Jung Sung-Ki, Defense News
12 April 2015
SEOUL – The South Korean Navy is focusing on modernization efforts to guard against North Korean coastal threats while building a deep sea operational capability.
The service launched an independent submarine command Feb. 1, highlighting its emphasis on undersea operations to counter North Korea and other regional threats. The command, the sixth of its kind in the world, brings operations, logistics, training and maintenance under one roof, according to Navy officials.
"The command's main mission is to better protect the country from North Korean naval provocations, as the North is increasingly building up its underwater capabilities," Cmdr. Lim Myung-soo, at the Navy's public affairs office, said.
The command, located in the southern port city of Jinhae, operates 13 diesel-electric submarines – nine 1,200-ton 209-class, and four 1,800-ton 214-class subs – with five more 214 subs being commissioned by 2020.
The Navy's buildup, however, is likely to be hindered by a string of corruption scandals involving top Navy officers.
Former Chief of Naval Operations Adm. Hwang Ki-chul has been indicted for irregularities regarding the procurement of a naval salvage ship, named Tongyeong.
Hwang, who stepped down last month, is suspected of having helped a foreign sonar supplier win a contract in the construction of the 3,500-ton Tongyeong by manipulating documents related to the evaluation of the ship's performances when he worked as director of the naval ship procurement bureau at the Defense Acquisition Program Administration (DAPA) in 2009.
Due to defects in the sonar system, the salvage ship failed to participate in rescue operations during last year's ferry tragedy that killed more than 300 people.
Former CNO Chung Ok-geun, who led the Navy from 2008-2010, was also arrested in January on charges of taking bribes from a local arms agency after helping it win a deal to acquire telecommunications and electronic intelligence-collecting devices for spy ships.
"A series of arms procurement corruption scandals has eroded public confidence seriously in the Navy's arms buildup efforts," said Yang Wook, a researching member of the Korea Defense & Security Forum (KODEF). "That means any naval buildup programs in the future will be censored thoroughly and questioned every time, which could delay the timing of weapons deployment and harm the security posture."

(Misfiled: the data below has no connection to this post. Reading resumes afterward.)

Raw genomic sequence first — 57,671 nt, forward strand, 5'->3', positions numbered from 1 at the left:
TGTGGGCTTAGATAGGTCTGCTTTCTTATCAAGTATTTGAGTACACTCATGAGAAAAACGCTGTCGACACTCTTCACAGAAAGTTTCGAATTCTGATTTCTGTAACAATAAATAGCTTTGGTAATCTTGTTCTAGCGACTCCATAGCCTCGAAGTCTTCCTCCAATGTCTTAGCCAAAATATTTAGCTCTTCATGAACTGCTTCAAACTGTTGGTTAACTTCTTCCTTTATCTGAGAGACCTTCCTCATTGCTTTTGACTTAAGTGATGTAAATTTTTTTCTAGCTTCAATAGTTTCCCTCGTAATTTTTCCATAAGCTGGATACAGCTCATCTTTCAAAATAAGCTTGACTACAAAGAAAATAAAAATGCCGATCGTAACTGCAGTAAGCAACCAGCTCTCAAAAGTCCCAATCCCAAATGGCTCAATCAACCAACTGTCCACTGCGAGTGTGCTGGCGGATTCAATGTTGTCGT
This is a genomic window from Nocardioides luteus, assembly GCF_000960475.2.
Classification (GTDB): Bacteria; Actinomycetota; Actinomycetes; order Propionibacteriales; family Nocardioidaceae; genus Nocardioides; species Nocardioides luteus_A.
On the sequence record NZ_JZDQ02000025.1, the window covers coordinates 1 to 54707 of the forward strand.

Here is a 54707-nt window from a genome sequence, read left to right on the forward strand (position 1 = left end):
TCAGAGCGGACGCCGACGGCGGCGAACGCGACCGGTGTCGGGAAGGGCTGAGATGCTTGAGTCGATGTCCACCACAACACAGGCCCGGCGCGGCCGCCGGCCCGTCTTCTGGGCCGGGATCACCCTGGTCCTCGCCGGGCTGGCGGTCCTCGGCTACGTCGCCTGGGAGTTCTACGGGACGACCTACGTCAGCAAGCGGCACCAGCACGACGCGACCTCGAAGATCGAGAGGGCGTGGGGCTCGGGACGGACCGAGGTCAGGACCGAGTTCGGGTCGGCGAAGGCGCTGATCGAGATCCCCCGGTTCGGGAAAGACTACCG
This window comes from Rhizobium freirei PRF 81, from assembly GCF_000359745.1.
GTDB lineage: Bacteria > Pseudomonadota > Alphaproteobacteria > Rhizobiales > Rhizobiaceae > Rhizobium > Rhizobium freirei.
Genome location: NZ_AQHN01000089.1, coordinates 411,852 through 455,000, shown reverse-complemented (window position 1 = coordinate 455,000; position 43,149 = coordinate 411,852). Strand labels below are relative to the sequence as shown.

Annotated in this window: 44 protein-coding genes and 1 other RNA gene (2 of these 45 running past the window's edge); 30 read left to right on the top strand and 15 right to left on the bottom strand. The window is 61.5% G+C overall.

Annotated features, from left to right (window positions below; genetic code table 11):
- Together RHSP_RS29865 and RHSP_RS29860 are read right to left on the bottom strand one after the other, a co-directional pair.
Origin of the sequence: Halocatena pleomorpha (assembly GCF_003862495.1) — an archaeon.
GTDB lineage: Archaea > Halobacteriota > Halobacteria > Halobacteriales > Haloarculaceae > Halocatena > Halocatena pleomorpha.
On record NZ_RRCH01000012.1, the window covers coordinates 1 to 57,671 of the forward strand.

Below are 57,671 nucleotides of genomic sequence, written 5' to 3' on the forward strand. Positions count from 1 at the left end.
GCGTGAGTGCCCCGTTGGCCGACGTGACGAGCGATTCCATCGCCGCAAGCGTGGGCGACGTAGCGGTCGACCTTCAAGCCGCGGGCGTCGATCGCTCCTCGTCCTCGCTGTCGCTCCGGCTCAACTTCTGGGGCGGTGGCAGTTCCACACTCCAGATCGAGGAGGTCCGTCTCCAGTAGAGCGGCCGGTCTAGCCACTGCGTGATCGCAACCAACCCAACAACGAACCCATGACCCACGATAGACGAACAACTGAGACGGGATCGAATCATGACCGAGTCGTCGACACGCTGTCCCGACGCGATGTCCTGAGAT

In other plans, the Navy also will deploy nine 3,000-ton heavy attack submarines, code named KSS-III, equipped with multiple vertical launch tubes to fire 1,500-kilometer cruise missiles that could hit key targets in North Korea. The development of the KSS-III lead ship started last November at the dockyard of Daewoo Shipbuilding & Marine Engineering.
The North is believed to have about 70 submarines, including 20 of the 1,800-ton Romeo class. In particular, the communist state is thought to be developing an upgraded version of the Soviet-designed Romeo that can fire a ballistic missile.
"Though North Korean submarines are presumed to be inferior to South Korean subs in terms of modernization and capabilities, they pose grave threats to the security of South Koreans," said Shin In-kyun, president of the Korea Defense Network, a Seoul-based defense-related civic group. "The submarine command is to serve as the groundwork for the South's deterrence underwater."
To beef up anti-submarine operations, the Navy plans to procure 12 more helicopters; in 2013, the service bought eight AW-159 Lynx Wildcat helicopters for about $540 million.
"A final decision to procure more naval helicopters is to be made by the year's end after a preliminary study on the required operational capability," Cmdr. Park Sung-soo, vice spokesman for DAPA, said.
The AW-159 is considered a strong candidate for the new contract, while the Sikorsky MH-60 Seahawk and a modified variant of the Surion utility helicopter built by Korea Aerospace Industries are competing, according to sources.
Frigate acquisition plans also are on track. Under the FFX batch I program, five 2,300-ton Incheon-class frigates have been commissioned, with one more hull planned to be set afloat this year.
The warship will take charge of operations, such as coastal patrol and anti-submarine warfare. It has a maximum speed of 50 knots and is armed with Raytheon's Mk 49 RIM-116 Rolling Airframe Missile (RAM) and a Phalanx Block 1B close-in weapon system.
The ship has a hull-mounted sonar and six torpedo tubes carrying indigenously developed "Blue Shar" 324mm torpedoes.
Under the second batch program, up to 12 more frigates are projected to enter service by 2020. These ships are expected to be slightly larger and feature a vertical launch system for locally designed medium-range air defense missiles in place of the batch I's short-range RAM.
The fleet of new frigates is expected to help counter threats posed by North Korea's ship destroyers, according to Kim Dae-young, a researching member of KODEF.
"New radars and sensors of the new frigates will help thwart the threats of North Korean stealth destroyers recently unveiled," Kim said.
In February, the North released an image of its new "stealth" ship-destroyer, threatening that it can strike South Korean and U.S. vessels without warning at any time.
Pyongyang's state media said the high-speed ship was the result of a 10-year project, claiming it would be extremely difficult for other vessels to detect the destroyer before it launched sea-skimming missiles.